EESC is ready to give a helping hand to Croatian endeavours to strengthen the Union and promote a credible and merit-based EU enlargement policy.
The European Economic and Social Committee (EESC) has expressed its agreement with the priorities of the new Croatian presidency of the Council of the EU and has said they strongly resonate with the Committee's own agenda to promote a robust and prosperous Europe based on common values.
The priorities of Croatia's EU presidency, the first since it joined the Union in 2013, were presented to the EESC by the country's Minister for Foreign and European Affairs, Gordan Grlić Radman at the EESC plenary session on 22 January.
Extending a warm welcome to the Croatian Foreign Minister, the EESC president Luca Jahier said:
The priorities that the Croatian presidency intends to move forward during its term coincide with those promoted by the EESC, particularly where they relate to sustainability.
We welcome Croatia's emphasis on a Europe that develops by ensuring better conditions and prospects for all European citizens, through balanced and sustainable growth. We are convinced that the sustainable development agenda must be the EU's top priority for the next decade, because it perfectly balances economic prosperity, environmental issues and social inclusiveness, Mr Jahier maintained.
As presented by Minister Grlić Radman, Croatia chose "A strong Europe in the world of challenges" as the motto of its presidency to reflect the vision of an EU that acts for the benefit of all its Member States and citizens. Croatia’s policy towards the EU in the next six months would rest on four pillars: a Europe that develops, a Europe that protects, a Europe that connects and an influential Europe.
We can only subscribe to these priorities, Mr Jahier said, adding that the Croatian debut on the European stage came at a significant time for the future of the EU, coinciding with the beginning of the EU's new institutional cycle and the very final stage of Brexit. Europe is faced with many other pressing troubles such as the adverse effects of climate change, populism or the widening of economic and social inequalities between Member States, threatening to shake the very foundations of the European project.
Hardly any other country has taken over the presidency, faced with so many challenges. I can assure you that the EESC is eager to contribute and support the work of the Croatian presidency, Mr Jahier declared.
Mr Grlić Radman said the Croatian presidency had requested input from the EESC in several areas
to guide its future reflection and action. At Croatia's request, the EESC will therefore be drawing up exploratory opinions on:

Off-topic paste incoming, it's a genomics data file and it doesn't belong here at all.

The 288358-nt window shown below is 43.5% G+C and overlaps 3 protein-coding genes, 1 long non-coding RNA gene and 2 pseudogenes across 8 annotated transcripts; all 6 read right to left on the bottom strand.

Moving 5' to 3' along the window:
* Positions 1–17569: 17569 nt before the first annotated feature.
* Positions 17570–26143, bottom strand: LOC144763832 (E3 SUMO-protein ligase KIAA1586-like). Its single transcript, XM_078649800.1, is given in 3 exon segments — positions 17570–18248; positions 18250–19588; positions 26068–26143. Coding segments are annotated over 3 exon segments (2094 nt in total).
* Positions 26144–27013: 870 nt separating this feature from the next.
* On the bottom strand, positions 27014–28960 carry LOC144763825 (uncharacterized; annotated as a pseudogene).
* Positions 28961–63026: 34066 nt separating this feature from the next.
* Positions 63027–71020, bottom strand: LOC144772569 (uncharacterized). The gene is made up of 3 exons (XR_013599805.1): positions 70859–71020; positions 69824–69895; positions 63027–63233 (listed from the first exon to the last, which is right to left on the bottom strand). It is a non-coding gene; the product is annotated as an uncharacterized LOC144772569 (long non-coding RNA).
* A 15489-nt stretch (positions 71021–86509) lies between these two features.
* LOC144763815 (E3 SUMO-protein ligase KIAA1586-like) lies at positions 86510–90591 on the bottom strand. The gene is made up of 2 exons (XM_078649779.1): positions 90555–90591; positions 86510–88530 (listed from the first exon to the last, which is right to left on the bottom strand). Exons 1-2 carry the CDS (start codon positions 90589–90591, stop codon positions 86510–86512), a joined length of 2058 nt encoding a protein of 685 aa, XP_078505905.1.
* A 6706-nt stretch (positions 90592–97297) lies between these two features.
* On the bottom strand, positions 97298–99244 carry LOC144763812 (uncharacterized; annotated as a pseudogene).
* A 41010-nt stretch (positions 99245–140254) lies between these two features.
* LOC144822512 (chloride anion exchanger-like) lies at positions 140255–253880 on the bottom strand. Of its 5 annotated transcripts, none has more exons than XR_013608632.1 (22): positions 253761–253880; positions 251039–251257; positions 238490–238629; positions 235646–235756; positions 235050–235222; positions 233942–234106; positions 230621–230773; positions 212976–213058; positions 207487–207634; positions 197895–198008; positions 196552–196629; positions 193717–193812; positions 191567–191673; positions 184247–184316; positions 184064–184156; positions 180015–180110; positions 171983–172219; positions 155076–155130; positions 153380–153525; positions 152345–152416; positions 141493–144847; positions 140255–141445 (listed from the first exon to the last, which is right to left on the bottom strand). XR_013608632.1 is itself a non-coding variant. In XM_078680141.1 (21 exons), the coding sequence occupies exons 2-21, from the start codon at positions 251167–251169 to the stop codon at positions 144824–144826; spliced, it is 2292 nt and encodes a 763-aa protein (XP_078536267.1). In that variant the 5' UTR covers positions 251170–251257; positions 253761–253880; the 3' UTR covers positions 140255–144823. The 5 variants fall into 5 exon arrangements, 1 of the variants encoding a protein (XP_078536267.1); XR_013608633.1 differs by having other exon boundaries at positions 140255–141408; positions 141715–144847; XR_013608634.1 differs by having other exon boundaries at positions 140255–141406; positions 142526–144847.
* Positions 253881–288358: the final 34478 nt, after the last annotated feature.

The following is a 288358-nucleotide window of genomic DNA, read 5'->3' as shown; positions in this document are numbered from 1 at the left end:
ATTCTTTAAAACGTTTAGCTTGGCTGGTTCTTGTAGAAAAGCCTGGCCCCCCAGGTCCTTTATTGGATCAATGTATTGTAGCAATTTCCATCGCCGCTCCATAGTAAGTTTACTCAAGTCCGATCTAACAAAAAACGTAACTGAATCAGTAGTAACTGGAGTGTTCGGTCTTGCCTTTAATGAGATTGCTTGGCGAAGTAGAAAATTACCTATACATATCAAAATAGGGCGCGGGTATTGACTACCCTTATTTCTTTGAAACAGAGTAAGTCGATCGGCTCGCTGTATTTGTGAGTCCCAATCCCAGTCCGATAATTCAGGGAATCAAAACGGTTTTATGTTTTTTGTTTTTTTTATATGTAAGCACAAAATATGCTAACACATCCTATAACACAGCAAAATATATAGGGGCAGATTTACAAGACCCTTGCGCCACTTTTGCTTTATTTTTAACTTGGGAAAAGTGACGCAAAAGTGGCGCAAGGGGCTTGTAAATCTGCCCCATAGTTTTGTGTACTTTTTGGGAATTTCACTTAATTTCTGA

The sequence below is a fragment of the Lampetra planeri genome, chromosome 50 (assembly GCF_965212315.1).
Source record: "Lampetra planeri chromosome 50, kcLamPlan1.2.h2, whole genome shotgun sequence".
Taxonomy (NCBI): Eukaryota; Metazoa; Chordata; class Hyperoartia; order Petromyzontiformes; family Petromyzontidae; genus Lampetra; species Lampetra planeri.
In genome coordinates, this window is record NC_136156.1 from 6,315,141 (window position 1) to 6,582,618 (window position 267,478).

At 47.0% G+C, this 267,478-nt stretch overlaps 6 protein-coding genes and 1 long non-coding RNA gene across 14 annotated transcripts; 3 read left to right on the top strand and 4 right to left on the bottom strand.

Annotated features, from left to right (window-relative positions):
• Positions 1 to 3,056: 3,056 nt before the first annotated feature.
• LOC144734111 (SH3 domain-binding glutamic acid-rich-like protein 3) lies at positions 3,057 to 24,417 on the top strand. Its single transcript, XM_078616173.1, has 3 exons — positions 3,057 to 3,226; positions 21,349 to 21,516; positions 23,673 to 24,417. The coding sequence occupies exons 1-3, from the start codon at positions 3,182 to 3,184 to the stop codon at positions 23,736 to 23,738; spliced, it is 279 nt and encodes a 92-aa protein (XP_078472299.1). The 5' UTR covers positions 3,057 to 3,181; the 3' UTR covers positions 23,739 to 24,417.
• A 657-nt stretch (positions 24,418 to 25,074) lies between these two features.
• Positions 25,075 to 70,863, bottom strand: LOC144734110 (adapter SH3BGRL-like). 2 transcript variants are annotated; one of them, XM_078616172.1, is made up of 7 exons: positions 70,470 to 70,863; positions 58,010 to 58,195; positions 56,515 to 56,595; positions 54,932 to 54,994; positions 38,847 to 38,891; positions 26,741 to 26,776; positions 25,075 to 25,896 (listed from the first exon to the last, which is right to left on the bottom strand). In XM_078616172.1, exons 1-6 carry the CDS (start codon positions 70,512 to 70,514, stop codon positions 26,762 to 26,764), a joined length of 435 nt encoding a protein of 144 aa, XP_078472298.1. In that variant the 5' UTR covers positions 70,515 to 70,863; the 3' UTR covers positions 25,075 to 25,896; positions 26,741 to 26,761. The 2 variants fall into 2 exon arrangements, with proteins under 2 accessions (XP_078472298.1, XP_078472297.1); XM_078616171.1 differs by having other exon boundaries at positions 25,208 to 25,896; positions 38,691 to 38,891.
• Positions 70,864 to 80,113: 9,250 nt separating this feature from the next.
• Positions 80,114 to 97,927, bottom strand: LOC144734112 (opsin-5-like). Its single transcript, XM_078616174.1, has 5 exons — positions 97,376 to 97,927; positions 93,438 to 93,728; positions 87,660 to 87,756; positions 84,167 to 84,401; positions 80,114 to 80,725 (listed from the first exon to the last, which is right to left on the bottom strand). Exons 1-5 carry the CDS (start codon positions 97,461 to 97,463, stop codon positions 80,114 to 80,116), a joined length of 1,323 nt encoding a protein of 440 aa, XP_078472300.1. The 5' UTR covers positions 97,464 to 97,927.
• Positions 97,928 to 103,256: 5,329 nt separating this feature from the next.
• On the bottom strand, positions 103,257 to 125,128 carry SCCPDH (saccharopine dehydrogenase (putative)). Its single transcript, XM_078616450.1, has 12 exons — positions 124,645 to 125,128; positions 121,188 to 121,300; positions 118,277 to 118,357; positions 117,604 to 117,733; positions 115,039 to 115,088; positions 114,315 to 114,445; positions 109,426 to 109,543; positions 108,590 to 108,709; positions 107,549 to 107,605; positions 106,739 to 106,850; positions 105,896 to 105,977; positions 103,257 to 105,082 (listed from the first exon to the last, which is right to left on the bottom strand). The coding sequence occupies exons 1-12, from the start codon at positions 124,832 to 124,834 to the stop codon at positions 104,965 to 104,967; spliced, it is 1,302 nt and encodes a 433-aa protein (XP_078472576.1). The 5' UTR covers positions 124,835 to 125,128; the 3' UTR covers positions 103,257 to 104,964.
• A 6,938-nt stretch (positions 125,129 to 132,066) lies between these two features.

- demographic challenges in the EU in light of economic and development inequalities;
- a single market for all;
- sustainable funding for lifelong learning and development of skills, in the context of a shortage of skilled labour;
- the effects of campaigns on participation in political decision making; and
- financing the transition to a low carbon economy and the challenges in financing climate change adaptation.
Mr Grlić Radman said he hoped that the topics raised jointly with the EESC would contribute to the reflections on the future of the European project, which will be explored at the Conference on the Future of Europe, where the Croatian presidency will have a special role in preparing its inter-institutional mandate. The conference is to be held in May in Croatia under the guidance of the Commission’s new Vice-President for Demography and Democracy, Croatia’s Dubravka Šuica.
Mr Grlić Radman announced Croatia would continue to give backing to all the Western Balkan countries on their European path, based on their achievements in fulfilling the conditions and necessary criteria. To that end, Croatia will host the EU-Western Balkans Summit in Zagreb in May.
We will continue to support a credible and merit-based EU enlargement policy. If the EU wants to be powerful, it must show its strength by encouraging these countries to implement democratic reforms and improve the efficiency of their institutions and media freedoms, Mr Grlić Radman said.
Recalling the EESC’s resolution from last October, in which it described the decision taken by EU leaders to further postpone opening accession negotiations with North Macedonia and Albania as a geostrategic and historic mistake, Mr Jahier said the EESC would be
more than happy to give key priority to the Western Balkans and that it would back Croatia in its support of the enlargement policy.
In the ensuing debate, Mr Grlić Radman exchanged views with EESC members from all of its three Groups representing Europe’s employers, workers and diverse civil society organisations respectively.
The EESC members said they believed the motto of the Croatian presidency was very fitting and said the presidency was Croatia’s chance to show which road we should collectively take. They hoped the Croatian presidency would contribute to the debate on the European Pillar of Social Rights and its financing and would promote the development leading to cohesion, including the development of rural areas. Among other points, they also emphasised the importance of the single market and expected a response to the alarming brain drain from some EU countries.
The EESC announced it would hold several conferences in Croatia and in Brussels in relation to the presidency.
You can count on us and on the support of the EESC, the House of European Civil Society, president Jahier said, concluding the debate.